Astros Owner Jim Crane Wednesday was in studio for an extended appearance on ESPN Radio 97.5 Houston's "The Rush," where he addressed several issues facing the team, including the status of talks with Time Warner about CSN Houston carriage and the team's paltry payroll this season. Crane said he is "optimistic that ... we'll get the games on here before the season ends." He added, "We're very focused on it. We work on it every day and … something I think will develop here within 30 days." Crane: "If we don’t work a deal here that's good for the team long term, it won’t make us as viable as the Rangers or Seattle, the deals that have been done there on the TV networks. We just want a deal that's fair to the team, that gives us a similar amount of resources to be able to run a payroll that's in that vicinity when we can spend that money effectively." The Astros entered their first season in the AL with a player payroll around $24M, and Crane noted the team "could have spent a lot more money" on payroll that may have "gotten us 10 or 12 more wins." Crane: "We were looking at the long term, how to rebuild this club properly from the bottom. Spending that money this year wouldn't have been done in an effective way." He added payroll will "probably move up significantly next year."

TALK TO THEM: The team last month hired Reid Ryan as President of Business Operations, and Crane said Ryan and GM Jeff Luhnow will be the "point people" for the organization. Noting he is not "one to look for the spotlight," Crane said, "I'm there to help them and give them the resources they need to run the business correctly on both sides. That's what I'll do. ... I'll be involved when I need to be involved." He did disclose he monitors what is said in the press about the Astros, and about him personally, in order to make sure facts are not twisted. Crane: "Certainly everyone is going to have their opinion, and I appreciate that. But I'm one that likes to see accurate information. ... You get a lot of situations where they get the information wrong, and then extend off of that. Once facts are not right, then they kind of get extended and can lead in the wrong direction. We try to make sure we get the press the right information."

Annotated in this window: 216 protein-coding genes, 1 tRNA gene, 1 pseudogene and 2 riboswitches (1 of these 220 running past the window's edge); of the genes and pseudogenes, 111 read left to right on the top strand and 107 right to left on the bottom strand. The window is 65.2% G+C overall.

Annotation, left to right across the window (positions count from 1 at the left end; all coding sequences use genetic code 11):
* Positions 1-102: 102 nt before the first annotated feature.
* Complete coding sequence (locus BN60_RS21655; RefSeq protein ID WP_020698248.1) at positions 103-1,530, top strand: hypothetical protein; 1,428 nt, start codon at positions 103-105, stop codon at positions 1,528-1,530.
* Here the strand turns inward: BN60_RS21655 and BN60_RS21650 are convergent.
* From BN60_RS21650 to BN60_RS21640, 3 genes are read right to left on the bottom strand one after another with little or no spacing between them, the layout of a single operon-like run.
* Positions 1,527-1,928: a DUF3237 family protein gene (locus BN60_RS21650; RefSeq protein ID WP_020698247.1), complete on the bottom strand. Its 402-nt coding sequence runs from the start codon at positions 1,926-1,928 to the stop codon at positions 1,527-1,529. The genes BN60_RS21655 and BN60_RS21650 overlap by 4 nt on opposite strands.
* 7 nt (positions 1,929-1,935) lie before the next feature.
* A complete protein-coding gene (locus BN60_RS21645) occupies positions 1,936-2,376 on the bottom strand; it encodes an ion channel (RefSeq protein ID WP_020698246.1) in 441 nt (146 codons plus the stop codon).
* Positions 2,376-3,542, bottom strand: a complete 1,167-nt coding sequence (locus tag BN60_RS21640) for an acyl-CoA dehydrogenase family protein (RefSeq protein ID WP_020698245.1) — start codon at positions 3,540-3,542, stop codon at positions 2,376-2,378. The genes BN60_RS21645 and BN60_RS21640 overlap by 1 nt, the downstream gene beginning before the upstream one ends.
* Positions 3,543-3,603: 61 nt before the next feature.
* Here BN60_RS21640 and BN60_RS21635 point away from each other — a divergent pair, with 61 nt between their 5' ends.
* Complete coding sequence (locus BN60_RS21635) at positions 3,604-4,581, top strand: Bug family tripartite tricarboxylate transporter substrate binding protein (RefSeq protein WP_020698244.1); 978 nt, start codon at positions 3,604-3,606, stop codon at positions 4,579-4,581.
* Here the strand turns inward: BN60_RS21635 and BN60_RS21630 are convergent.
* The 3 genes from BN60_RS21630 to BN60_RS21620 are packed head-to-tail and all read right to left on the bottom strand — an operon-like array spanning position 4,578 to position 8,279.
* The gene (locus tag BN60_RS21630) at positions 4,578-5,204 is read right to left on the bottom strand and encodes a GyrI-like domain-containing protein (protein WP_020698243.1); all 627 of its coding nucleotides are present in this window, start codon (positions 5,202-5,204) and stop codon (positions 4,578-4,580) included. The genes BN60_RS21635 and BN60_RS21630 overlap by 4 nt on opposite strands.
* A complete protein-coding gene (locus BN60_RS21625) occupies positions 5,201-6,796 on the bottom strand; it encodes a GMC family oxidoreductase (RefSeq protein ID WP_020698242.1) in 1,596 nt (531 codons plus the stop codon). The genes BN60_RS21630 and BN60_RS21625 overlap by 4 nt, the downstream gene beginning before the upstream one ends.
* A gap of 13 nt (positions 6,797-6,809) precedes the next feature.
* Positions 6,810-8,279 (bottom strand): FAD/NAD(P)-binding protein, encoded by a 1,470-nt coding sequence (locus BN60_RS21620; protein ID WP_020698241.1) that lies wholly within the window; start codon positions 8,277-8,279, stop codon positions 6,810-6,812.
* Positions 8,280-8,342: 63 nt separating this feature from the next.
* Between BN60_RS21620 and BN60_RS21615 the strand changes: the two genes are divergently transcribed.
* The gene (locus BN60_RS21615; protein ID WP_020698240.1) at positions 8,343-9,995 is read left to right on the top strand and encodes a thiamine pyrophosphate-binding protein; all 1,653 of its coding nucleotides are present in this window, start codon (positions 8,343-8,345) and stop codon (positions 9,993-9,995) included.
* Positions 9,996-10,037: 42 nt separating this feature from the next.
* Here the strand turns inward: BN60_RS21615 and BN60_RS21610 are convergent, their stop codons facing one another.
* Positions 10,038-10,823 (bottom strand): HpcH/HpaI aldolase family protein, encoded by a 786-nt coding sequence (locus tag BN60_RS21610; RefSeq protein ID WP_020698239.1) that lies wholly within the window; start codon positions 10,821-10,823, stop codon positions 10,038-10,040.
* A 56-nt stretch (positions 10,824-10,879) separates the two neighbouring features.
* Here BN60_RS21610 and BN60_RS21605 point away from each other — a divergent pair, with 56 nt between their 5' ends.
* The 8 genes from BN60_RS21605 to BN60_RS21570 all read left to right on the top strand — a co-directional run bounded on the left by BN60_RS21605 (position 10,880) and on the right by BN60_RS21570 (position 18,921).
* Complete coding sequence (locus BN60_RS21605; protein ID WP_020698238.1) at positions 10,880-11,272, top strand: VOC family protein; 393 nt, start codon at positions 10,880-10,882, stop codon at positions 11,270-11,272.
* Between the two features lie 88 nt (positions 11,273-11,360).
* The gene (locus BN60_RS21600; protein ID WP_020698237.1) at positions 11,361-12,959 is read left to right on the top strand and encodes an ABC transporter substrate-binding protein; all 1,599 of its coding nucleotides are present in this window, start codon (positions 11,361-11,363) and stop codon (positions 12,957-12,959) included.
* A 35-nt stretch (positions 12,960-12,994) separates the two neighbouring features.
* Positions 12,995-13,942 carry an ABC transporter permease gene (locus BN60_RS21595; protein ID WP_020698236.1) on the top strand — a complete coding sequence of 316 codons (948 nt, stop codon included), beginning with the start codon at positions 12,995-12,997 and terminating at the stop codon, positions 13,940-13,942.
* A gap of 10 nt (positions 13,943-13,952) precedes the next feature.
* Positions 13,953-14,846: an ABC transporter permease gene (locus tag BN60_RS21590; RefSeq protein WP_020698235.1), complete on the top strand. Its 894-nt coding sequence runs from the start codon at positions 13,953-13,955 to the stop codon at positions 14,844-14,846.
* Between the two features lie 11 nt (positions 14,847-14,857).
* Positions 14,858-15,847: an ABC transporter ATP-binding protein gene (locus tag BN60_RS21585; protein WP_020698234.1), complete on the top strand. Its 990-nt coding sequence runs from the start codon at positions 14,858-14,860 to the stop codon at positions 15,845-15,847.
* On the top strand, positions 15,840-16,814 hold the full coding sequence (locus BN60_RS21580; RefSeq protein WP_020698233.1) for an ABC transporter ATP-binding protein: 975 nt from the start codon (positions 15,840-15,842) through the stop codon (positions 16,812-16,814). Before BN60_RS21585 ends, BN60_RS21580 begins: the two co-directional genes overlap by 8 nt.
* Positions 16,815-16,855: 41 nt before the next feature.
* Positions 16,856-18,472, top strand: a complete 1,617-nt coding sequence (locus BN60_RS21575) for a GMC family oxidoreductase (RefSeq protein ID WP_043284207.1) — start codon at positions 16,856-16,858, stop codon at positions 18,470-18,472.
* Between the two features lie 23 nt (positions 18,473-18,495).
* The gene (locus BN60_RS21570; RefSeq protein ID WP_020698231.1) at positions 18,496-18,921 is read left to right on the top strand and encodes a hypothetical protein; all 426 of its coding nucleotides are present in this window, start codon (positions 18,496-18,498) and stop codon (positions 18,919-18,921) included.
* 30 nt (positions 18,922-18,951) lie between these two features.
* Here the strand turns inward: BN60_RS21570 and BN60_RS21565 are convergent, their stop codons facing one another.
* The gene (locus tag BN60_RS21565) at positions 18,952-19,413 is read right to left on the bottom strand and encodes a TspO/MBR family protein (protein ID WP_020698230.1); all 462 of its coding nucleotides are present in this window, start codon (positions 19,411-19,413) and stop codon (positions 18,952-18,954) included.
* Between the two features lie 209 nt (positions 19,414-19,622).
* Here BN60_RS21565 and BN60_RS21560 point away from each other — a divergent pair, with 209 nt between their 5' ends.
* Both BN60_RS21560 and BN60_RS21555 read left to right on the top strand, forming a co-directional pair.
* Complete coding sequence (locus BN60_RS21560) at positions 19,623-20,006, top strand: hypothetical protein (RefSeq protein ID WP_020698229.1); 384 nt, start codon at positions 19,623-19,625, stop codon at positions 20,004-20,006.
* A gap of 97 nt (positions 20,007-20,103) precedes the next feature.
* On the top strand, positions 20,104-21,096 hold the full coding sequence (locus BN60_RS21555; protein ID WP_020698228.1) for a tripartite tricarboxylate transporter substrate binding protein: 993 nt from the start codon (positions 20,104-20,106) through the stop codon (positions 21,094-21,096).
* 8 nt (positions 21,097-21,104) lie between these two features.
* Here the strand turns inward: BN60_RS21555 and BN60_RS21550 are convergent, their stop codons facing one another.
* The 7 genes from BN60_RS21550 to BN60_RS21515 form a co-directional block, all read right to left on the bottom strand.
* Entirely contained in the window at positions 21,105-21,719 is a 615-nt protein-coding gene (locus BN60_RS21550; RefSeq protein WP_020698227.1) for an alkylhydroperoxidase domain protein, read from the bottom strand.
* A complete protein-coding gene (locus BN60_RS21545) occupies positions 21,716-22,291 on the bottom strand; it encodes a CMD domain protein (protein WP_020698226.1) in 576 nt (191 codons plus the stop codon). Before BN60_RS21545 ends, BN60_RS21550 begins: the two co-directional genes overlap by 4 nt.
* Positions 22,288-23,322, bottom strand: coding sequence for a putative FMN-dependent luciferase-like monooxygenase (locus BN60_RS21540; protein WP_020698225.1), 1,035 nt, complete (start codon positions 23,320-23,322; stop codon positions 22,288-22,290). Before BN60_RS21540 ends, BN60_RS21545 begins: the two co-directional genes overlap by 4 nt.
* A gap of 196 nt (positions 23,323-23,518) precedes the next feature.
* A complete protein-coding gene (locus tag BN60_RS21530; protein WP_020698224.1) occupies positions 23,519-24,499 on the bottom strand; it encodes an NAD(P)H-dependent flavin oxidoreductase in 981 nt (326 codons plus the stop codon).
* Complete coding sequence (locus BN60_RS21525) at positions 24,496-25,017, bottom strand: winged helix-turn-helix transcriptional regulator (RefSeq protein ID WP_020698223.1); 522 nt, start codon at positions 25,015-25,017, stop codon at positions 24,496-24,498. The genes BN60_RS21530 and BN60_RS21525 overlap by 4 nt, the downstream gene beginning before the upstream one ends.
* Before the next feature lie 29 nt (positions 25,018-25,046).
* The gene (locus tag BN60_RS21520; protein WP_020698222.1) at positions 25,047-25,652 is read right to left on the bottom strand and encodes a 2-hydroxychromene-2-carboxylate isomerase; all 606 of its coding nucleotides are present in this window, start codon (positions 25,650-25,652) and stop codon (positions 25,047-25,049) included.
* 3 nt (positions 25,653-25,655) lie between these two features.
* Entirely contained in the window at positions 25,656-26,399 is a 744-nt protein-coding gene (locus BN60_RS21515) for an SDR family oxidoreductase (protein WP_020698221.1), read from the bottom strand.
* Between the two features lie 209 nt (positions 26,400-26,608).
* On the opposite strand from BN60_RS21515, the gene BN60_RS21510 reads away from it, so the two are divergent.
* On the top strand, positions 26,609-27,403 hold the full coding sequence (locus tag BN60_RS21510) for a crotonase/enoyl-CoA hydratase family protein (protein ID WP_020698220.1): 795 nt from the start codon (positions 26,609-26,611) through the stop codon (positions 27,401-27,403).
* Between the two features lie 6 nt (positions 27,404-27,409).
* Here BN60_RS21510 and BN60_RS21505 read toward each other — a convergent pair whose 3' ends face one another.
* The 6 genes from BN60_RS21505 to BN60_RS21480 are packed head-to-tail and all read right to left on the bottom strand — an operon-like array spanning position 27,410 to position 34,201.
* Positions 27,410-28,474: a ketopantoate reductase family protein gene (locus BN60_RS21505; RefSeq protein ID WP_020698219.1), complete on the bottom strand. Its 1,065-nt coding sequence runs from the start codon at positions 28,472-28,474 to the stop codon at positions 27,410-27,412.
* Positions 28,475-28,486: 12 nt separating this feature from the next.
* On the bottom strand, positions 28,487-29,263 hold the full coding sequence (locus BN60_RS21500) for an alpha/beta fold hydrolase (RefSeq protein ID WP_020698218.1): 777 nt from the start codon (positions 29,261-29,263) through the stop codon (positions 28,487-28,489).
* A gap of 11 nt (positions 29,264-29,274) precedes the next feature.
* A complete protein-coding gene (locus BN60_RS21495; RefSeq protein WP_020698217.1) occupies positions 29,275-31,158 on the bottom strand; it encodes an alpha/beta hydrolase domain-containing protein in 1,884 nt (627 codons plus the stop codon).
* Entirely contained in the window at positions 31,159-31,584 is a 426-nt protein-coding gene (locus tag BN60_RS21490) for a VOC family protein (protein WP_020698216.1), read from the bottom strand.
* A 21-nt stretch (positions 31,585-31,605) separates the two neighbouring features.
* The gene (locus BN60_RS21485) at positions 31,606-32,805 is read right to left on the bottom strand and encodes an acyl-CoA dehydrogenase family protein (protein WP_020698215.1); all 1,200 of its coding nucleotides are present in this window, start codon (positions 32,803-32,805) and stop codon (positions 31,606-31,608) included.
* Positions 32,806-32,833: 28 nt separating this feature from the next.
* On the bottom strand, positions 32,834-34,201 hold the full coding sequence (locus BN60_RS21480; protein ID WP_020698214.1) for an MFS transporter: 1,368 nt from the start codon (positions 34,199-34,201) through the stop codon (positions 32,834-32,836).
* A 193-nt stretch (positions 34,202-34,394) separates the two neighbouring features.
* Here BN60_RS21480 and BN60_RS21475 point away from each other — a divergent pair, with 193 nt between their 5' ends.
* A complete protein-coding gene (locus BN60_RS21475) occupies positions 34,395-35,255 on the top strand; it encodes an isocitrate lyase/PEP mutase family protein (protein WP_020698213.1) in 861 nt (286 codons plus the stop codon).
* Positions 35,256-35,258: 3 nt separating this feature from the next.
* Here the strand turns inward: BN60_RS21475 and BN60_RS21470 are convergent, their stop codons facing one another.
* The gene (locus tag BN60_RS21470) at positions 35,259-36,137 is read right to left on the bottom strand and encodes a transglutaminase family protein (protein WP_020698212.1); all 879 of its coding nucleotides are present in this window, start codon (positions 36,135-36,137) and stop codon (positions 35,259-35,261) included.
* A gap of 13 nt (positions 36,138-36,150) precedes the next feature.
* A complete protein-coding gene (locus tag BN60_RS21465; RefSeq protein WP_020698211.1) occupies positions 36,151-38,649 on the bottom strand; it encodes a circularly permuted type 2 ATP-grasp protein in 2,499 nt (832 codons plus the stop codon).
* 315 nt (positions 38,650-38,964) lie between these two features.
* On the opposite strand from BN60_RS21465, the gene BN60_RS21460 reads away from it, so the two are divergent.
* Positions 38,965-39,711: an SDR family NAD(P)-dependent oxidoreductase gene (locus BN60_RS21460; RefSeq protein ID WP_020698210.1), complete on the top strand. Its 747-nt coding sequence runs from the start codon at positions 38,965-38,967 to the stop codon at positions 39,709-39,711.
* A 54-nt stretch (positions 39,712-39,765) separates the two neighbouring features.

HAVE A DRINK ON ME: The Astros' 23-44 record as of Friday morning is the worst in the AL, and a caller asked Crane about reducing the price of beer at Minute Maid Park amid the team's lack of on-field success. Crane replied, "I don't think we've raised anything since we've taken over. But certainly, if that will get more fans in the place, we would definitely be interested in getting the beer prices where everybody thought they were worth coming to the game." Crane said season-ticket prices were not raised prior to this season, but the team does utilize dynamic ticket pricing, as that keeps "scalpers out of the mix and generates some more revenue for the team." Crane: "I know it wasn't really received well, but it really doesn't affect the normal fans, per se" ("The Rush," ESPN Radio 97.5 Houston, 6/12).